That was the exclamation of Michigan State tailback Sedrick Irvin as he and his teammates celebrated one of the biggest upset losses in Ohio State history. The Spartans took advantage of five Ohio State turnovers and knocked off the top-rated Buckeyes.
The shocking defeat ended Ohio State's hopes of winning its first national championship in 30 years. The stunned crowd of 95,595 at Ohio Stadium, the Buckeyes and head coach John Cooper were left to pick up the pieces.
"They outcoached us, they outplayed us, their defense was better than ours, their offense was better than ours, their kicking game was better than ours and, of course, they came away with the victory," Cooper said in the Nov. 14, 1998, edition of Buckeye Sports Bulletin.
Ohio State quarterback Joe Germaine was coming off four straight 300-yard passing games, but that didn't matter against Michigan State. Germaine lost two fumbles, both of which led to field goals, and his interception with 1:12 remaining sealed the Spartans' victory.
"We came in here with the attitude that we were the squirts in the neighborhood who had to go up and pick a fight with the bully – not that we wanted to pick one," Michigan State head coach Nick Saban said. "It was on the schedule, so we had to do it."
The Buckeyes twice blew two-touchdown leads. Ohio State led 17-3 in the first quarter behind a 30-yard field goal by Dan Stultz and touchdowns by John Lumpkin on a 41-yard pass and Michael Wiley on a 1-yard scamper. A 73-yard interception return for a touchdown by safety Damon Moore built the lead to 24-9 in the third quarter.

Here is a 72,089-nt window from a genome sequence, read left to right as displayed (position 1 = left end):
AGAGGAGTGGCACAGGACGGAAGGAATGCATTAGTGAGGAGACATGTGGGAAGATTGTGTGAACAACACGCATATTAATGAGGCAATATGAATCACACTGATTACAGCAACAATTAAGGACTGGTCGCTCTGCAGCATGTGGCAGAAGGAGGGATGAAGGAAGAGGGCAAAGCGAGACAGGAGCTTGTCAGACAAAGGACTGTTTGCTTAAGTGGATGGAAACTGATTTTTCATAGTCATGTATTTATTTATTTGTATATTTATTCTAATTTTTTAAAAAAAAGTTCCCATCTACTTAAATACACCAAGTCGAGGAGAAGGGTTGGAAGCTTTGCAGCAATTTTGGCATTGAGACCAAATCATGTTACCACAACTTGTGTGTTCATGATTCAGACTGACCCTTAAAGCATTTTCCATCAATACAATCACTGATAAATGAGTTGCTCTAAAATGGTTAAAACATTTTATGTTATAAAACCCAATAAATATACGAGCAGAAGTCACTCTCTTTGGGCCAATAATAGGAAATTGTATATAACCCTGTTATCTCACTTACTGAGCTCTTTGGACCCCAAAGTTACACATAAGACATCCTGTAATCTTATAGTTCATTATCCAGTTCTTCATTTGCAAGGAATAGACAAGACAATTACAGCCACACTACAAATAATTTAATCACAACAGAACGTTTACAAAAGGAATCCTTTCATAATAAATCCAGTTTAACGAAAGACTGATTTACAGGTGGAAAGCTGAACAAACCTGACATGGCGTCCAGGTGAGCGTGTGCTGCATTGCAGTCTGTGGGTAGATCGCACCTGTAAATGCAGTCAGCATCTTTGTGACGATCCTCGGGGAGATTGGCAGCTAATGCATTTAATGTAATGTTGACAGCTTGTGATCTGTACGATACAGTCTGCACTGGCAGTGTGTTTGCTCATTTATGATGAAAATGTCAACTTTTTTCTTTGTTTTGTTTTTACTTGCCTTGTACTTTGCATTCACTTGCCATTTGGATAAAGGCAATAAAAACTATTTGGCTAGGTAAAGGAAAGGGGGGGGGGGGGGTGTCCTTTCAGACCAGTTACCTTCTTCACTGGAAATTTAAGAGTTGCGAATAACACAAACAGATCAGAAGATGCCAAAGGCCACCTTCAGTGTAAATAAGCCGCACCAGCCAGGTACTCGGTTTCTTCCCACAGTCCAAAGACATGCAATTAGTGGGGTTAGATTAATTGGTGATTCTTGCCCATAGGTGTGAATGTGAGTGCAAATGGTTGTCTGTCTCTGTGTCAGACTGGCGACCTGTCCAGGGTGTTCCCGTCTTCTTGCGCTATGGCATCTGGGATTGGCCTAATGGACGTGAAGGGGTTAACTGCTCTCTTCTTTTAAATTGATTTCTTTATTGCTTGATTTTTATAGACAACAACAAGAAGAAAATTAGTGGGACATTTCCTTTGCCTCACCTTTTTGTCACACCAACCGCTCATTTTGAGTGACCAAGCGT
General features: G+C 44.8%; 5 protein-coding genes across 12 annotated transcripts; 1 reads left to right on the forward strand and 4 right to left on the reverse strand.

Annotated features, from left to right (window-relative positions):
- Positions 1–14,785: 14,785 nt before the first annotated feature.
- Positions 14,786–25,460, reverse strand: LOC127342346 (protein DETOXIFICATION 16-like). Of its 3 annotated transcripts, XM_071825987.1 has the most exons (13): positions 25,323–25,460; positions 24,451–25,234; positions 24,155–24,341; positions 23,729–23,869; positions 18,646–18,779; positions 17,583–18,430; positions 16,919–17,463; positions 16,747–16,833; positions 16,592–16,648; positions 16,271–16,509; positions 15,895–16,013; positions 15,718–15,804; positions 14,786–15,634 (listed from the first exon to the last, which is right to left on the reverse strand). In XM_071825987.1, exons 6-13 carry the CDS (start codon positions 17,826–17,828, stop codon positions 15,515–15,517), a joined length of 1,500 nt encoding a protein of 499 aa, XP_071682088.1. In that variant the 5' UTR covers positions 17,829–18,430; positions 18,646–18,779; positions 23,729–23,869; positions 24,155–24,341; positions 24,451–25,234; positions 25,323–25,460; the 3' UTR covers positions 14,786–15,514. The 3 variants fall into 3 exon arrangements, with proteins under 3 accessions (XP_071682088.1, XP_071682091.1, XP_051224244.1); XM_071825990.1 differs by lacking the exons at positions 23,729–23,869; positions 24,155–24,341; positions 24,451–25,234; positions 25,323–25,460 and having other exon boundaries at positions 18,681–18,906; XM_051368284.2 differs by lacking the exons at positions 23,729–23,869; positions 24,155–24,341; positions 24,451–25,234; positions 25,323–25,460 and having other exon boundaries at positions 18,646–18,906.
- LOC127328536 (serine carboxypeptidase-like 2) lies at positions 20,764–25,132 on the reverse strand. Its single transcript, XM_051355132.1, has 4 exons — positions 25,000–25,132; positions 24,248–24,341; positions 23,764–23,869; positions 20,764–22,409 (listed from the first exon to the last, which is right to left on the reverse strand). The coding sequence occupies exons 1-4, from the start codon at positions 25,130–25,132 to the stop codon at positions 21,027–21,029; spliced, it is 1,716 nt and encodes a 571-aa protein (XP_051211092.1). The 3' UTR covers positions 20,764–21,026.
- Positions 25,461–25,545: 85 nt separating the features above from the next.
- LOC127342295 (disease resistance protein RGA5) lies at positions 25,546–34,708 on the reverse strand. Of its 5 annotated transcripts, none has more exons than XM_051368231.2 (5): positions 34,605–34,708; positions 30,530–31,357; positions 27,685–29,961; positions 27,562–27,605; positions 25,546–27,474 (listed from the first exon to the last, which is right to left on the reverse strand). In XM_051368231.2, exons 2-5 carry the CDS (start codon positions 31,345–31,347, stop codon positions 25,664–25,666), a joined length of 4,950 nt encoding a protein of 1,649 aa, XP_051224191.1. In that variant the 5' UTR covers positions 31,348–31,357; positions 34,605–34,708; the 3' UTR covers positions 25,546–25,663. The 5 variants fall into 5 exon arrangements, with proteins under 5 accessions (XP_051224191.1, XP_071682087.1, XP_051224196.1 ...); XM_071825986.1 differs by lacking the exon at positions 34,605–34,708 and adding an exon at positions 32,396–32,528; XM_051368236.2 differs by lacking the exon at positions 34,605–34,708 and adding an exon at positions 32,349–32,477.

Yet each time the Spartans clawed back. After falling behind early, MSU narrowed the deficit to 17-9 at halftime thanks to a pair of Paul Edinger field goals in the second quarter. After Moore's touchdown, Michigan State scored 19 unanswered points to pull the upset. Lavaile Richardson started the onslaught with a 23-yard touchdown pass from Bill Burke, and after a 49-yard field goal from Edinger, Irvin gave the Spartans a 25-24 lead with a 3-yard TD burst.
Edinger sealed the scoring with a 42-yard boot with 9:26 remaining. The MSU defense made the four-point lead hold.
"I just got through telling our football team we'll find out what we're made of now," Cooper said. "We'll try to regroup this week, go to Iowa and try to win that game.
"Then we'll come back here and play Michigan, and obviously Michigan will be the best football team we'll play this year."
1992: No. 22 Ohio State 17, Minnesota 0 – The Buckeye defense held one of the Big Ten's most potent offenses to 236 yards of total offense in posting its first shutout in nearly three years.
Ohio State held Minnesota to 118 passing yards and recorded five sacks. Meanwhile, the Gophers struggled to gain traction with the running game. OSU limited Minnesota rushing attack to 109 yards.
"It's been such a long time since we've had a shutout here, I can't remember how the last one felt," Ohio State defensive coordinator Bill Young said in the Nov. 14, 1992, edition of BSB. "Obviously, it comes with a lot of luck. Their guy missed a short field goal there at the end of the first half. A lot of things have to happen right for you to get a shutout.
"They are a lot better offensive football team than some people realize, and we were very, very happy to come out of there with a shutout. We were hoping to come out with a win. We'd have taken a one-point win. But having a shutout makes it even sweeter."
The Buckeyes posted 461 yards of offense and had success with both the rushing and passing attack. OSU gained 244 yards on the ground and 217 through the air. Robert Smith led the offense with a 119-yard effort on 19 carries. He also scored the only two touchdowns of the game on runs of 14 and 15 yards. Tim Williams sandwiched the Smith scores with a 22-yard field goal right before halftime.
Chico Nelson and Roger Harper had interceptions for the Buckeyes, and Steve Tovar had three tackles for a loss. Tovar also led the team with 13 stops.